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June 28, 2007

Sicko

Back in 2000, when I was a second-year med student, I heard that Michael Moore was making a movie about the health care industry. I tried to get a summer internship on the project, and they weren't completely uninterested, but they weren't willing to pay and I couldn't swing a few months in NYC on my own dime.

Maybe if they had hired me, it wouldn't have taken seven years for Sicko to make it to the big screen. (I guess Moore had bigger fish to fry since then, but I choose to believe it's because they needed me.)

All bitterness aside, the movie opens tomorrow (Friday), and you should go see it. For years we've been told that the American health care system is the best in the world and everyone else wishes they were us, and Sicko addresses that fiction head-on, starting with domestic horror stories and then moving to Canada, England, France, and Cuba to find people who couldn't be happier with their care. It is linear, clear, and coherent in a way that most of Moore's other movies have not been--not because they were lacking, but because they were more about finding a point than making one.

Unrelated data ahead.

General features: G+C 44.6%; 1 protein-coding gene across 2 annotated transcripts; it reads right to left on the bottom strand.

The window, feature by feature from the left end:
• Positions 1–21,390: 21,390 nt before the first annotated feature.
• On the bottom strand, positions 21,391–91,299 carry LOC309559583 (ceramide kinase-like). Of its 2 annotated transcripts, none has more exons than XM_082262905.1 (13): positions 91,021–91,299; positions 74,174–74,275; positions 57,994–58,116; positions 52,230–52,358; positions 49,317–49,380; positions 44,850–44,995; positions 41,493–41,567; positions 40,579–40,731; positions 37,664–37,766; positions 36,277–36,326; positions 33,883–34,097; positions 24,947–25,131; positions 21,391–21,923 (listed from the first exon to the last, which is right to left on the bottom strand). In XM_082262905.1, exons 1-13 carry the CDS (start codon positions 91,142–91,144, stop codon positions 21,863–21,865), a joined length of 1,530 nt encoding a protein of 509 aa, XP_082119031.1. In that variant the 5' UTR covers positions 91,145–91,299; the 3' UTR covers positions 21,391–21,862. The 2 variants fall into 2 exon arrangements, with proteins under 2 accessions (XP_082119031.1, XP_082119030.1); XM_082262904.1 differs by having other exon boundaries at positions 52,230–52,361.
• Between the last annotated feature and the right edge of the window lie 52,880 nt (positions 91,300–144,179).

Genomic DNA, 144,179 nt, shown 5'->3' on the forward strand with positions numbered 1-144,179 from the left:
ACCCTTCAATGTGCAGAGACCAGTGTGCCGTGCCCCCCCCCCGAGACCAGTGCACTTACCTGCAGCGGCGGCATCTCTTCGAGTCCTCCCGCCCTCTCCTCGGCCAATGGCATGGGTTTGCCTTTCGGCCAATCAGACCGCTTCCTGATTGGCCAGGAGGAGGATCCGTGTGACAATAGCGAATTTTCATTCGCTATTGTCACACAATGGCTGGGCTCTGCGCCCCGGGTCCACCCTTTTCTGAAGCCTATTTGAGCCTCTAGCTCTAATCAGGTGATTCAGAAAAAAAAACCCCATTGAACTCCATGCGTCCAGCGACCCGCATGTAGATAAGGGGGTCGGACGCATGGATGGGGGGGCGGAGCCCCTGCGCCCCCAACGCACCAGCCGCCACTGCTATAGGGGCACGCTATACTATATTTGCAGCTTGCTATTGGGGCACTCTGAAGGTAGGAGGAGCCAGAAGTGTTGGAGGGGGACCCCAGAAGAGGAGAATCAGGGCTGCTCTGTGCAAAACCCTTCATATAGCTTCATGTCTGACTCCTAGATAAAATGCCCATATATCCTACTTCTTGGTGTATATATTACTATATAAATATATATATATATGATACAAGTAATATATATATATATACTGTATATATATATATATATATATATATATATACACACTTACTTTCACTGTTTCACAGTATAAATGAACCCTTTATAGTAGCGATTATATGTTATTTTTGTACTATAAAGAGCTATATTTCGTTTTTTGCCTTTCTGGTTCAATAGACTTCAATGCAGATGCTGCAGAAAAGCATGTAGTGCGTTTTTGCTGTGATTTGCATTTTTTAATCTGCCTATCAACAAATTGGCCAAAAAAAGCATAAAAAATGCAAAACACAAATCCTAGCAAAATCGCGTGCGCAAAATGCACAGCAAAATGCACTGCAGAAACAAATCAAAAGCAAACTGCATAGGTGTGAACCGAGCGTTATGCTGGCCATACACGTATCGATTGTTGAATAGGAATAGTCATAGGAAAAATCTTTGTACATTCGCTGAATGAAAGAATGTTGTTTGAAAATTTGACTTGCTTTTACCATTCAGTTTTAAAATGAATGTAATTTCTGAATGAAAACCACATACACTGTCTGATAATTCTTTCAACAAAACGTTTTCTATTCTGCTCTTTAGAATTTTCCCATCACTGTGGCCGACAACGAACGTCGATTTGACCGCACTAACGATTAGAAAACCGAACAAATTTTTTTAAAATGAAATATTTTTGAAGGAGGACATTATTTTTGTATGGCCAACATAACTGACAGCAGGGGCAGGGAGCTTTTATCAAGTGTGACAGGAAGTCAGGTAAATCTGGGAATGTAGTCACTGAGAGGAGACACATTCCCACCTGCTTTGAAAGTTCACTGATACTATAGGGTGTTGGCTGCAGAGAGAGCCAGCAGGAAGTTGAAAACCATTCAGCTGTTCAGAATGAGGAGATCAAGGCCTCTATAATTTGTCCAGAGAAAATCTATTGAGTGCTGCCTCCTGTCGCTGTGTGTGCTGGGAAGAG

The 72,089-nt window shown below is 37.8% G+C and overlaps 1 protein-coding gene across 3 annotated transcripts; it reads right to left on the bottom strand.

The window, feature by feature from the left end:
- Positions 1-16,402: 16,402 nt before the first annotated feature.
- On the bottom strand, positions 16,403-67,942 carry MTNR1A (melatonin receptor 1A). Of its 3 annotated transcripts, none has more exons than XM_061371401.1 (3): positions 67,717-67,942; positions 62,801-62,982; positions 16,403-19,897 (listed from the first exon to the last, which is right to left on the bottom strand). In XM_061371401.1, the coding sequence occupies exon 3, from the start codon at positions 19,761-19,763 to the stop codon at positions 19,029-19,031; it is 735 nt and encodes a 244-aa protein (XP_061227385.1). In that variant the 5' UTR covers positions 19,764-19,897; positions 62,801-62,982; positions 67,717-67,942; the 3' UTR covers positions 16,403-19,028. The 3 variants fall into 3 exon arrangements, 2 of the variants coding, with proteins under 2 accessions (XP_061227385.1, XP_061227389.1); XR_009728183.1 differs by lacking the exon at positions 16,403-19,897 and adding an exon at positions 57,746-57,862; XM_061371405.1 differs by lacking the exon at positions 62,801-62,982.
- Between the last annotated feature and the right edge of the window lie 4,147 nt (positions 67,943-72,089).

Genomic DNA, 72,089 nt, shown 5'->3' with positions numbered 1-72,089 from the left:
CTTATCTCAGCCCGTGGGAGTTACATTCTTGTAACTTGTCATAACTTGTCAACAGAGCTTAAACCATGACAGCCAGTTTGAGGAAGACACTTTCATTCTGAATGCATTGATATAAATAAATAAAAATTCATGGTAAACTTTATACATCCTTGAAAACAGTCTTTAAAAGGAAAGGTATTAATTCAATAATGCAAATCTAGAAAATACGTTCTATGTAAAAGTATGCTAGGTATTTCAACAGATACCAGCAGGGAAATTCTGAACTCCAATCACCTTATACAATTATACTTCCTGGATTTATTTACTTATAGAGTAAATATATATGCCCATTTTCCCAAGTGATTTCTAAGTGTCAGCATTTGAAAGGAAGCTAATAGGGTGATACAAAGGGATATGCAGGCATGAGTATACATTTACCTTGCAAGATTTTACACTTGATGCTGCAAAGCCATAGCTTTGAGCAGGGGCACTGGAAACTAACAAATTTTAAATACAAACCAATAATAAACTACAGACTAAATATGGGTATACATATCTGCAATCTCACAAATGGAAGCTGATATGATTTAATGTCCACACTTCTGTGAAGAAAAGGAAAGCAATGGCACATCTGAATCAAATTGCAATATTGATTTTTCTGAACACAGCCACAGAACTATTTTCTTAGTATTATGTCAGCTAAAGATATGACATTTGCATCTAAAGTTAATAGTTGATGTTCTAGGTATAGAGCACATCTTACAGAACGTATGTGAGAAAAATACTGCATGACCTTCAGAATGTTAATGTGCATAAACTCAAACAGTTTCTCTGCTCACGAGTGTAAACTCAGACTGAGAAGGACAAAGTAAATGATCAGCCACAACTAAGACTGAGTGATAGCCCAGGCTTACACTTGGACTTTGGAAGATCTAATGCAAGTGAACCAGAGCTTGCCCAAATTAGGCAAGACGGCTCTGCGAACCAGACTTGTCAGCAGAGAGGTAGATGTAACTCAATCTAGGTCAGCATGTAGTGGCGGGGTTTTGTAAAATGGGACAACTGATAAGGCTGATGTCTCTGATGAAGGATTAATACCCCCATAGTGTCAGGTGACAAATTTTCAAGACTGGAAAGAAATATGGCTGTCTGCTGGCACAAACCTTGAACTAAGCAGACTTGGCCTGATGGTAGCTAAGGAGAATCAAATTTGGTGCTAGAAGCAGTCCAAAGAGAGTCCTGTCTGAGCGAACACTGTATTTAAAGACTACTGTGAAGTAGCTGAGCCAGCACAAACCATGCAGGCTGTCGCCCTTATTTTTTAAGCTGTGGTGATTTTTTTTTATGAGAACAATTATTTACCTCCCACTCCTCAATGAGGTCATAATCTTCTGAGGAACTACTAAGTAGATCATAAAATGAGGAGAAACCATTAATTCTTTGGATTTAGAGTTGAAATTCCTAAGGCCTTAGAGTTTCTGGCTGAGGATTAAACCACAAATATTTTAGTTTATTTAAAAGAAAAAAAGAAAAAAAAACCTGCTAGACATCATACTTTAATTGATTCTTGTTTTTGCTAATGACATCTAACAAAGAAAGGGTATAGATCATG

I could pick nits, and in fact I did when I wrote my original (unpublished) review. But that's only because I spend the majority of my waking hours thinking about and working in the health care business, and none of them take anything away from the movie. My only substantial criticism is that I don't think the trip to Cuba with the 9/11 rescue workers really worked very well. It may help dispel images people probably have about health care in Cuba, but it's hard to believe that patients brought in by a famous filmmaker are going to get the same treatment as Jose Blow off the street. It gives something for Moore's critics to roll their eyes at, dismissing the valid (and, frankly, undeniable) points made by the rest of the movie. Of course, those critics would just find something else to scoff at, but the Cuba trip just seemed like a gimmick in a movie that didn't need one.